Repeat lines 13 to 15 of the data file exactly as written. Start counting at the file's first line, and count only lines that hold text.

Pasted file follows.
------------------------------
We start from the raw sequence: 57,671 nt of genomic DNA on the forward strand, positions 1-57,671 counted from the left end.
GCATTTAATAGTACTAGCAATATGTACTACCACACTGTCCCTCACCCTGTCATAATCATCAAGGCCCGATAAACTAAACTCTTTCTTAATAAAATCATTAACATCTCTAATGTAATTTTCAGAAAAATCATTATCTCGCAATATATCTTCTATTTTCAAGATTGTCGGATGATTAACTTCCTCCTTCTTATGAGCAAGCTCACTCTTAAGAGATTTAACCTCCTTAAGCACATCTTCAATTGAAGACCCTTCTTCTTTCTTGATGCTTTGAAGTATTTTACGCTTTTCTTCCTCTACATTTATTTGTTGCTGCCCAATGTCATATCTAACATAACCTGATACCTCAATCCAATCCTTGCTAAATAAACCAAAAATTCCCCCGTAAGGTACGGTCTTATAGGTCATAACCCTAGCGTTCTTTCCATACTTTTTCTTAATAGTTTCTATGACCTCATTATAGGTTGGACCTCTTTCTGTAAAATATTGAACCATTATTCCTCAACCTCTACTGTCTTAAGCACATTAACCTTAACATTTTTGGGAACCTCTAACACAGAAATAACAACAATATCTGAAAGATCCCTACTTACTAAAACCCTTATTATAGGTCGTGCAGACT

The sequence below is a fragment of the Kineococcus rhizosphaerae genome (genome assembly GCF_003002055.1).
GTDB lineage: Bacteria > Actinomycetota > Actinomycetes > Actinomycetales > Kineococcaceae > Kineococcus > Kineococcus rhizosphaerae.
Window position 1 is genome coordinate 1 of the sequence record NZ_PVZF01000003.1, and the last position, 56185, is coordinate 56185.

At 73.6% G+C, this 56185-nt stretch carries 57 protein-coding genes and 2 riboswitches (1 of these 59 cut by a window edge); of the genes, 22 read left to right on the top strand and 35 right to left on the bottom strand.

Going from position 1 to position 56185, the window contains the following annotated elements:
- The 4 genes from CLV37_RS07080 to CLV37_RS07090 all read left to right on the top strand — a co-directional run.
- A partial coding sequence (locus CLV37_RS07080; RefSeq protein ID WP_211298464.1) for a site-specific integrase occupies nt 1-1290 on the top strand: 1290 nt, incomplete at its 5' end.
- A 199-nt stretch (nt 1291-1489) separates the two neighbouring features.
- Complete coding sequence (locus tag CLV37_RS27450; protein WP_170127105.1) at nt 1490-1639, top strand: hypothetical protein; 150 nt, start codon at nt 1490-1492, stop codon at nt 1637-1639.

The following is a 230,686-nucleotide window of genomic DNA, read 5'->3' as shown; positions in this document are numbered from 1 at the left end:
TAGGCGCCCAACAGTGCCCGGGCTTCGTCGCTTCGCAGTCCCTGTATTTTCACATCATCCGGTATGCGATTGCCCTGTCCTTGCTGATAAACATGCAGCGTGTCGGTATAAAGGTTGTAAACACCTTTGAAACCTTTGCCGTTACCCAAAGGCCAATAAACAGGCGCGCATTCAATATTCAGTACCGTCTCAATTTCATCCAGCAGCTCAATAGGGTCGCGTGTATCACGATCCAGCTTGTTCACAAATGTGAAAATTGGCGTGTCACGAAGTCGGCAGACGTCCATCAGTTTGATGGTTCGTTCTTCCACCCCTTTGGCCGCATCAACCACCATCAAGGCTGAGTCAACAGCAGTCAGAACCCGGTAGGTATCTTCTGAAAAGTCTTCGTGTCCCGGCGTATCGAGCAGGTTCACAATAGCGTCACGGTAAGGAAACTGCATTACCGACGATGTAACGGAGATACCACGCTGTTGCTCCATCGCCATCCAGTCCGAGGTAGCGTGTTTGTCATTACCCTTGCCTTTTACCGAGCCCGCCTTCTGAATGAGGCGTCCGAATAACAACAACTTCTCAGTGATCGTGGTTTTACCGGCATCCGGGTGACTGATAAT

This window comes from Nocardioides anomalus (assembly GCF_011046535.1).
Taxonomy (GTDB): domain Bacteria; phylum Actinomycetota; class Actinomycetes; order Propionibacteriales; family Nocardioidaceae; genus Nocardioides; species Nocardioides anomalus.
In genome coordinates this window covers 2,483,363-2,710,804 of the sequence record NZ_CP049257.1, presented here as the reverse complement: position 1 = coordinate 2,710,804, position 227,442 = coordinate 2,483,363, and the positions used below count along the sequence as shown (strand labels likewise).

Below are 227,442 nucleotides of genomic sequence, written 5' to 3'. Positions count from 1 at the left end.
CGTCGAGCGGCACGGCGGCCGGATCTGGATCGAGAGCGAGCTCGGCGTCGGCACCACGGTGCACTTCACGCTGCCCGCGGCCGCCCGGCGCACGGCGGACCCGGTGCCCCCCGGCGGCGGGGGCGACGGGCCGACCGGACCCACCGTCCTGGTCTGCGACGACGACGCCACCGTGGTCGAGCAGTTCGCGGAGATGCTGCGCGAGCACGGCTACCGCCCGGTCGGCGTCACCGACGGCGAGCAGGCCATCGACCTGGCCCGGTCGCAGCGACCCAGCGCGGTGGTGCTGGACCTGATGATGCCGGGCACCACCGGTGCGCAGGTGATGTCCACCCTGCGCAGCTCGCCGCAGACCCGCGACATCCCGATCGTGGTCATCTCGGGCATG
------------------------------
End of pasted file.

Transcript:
TAGGCGCCCAACAGTGCCCGGGCTTCGTCGCTTCGCAGTCCCTGTATTTTCACATCATCCGGTATGCGATTGCCCTGTCCTTGCTGATAAACATGCAGCGTGTCGGTATAAAGGTTGTAAACACCTTTGAAACCTTTGCCGTTACCCAAAGGCCAATAAACAGGCGCGCATTCAATATTCAGTACCGTCTCAATTTCATCCAGCAGCTCAATAGGGTCGCGTGTATCACGATCCAGCTTGTTCACAAATGTGAAAATTGGCGTGTCACGAAGTCGGCAGACGTCCATCAGTTTGATGGTTCGTTCTTCCACCCCTTTGGCCGCATCAACCACCATCAAGGCTGAGTCAACAGCAGTCAGAACCCGGTAGGTATCTTCTGAAAAGTCTTCGTGTCCCGGCGTATCGAGCAGGTTCACAATAGCGTCACGGTAAGGAAACTGCATTACCGACGATGTAACGGAGATACCACGCTGTTGCTCCATCGCCATCCAGTCCGAGGTAGCGTGTTTGTCATTACCCTTGCCTTTTACCGAGCCCGCCTTCTGAATGAGGCGTCCGAATAACAACAACTTCTCAGTGATCGTGGTTTTACCGGCATCCGGGTGACTGATAAT

This window comes from Nocardioides anomalus (assembly GCF_011046535.1).
Taxonomy (GTDB): domain Bacteria; phylum Actinomycetota; class Actinomycetes; order Propionibacteriales; family Nocardioidaceae; genus Nocardioides; species Nocardioides anomalus.